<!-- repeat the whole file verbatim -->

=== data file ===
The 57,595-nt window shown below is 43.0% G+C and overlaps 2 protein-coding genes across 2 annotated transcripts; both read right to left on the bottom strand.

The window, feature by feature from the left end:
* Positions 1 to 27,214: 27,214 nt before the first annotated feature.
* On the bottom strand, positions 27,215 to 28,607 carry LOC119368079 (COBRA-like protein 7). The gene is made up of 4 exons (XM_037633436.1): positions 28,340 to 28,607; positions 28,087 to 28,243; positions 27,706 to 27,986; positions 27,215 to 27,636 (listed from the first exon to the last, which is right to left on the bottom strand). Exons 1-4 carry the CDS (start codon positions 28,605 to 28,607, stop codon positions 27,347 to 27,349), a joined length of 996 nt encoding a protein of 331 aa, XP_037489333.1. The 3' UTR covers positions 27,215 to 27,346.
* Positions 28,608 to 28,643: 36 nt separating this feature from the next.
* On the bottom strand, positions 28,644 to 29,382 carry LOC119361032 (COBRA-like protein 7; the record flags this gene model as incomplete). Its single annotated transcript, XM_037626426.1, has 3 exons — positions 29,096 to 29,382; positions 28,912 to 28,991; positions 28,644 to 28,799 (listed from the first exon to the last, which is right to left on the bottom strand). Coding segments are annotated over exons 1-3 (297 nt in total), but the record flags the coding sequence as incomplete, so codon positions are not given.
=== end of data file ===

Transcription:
The 57,595-nt window shown below is 43.0% G+C and overlaps 2 protein-coding genes across 2 annotated transcripts; both read right to left on the bottom strand.

The window, feature by feature from the left end:
* Positions 1 to 27,214: 27,214 nt before the first annotated feature.
* On the bottom strand, positions 27,215 to 28,607 carry LOC119368079 (COBRA-like protein 7). The gene is made up of 4 exons (XM_037633436.1): positions 28,340 to 28,607; positions 28,087 to 28,243; positions 27,706 to 27,986; positions 27,215 to 27,636 (listed from the first exon to the last, which is right to left on the bottom strand). Exons 1-4 carry the CDS (start codon positions 28,605 to 28,607, stop codon positions 27,347 to 27,349), a joined length of 996 nt encoding a protein of 331 aa, XP_037489333.1. The 3' UTR covers positions 27,215 to 27,346.
* Positions 28,608 to 28,643: 36 nt separating this feature from the next.
* On the bottom strand, positions 28,644 to 29,382 carry LOC119361032 (COBRA-like protein 7; the record flags this gene model as incomplete). Its single annotated transcript, XM_037626426.1, has 3 exons — positions 29,096 to 29,382; positions 28,912 to 28,991; positions 28,644 to 28,799 (listed from the first exon to the last, which is right to left on the bottom strand). Coding segments are annotated over exons 1-3 (297 nt in total), but the record flags the coding sequence as incomplete, so codon positions are not given.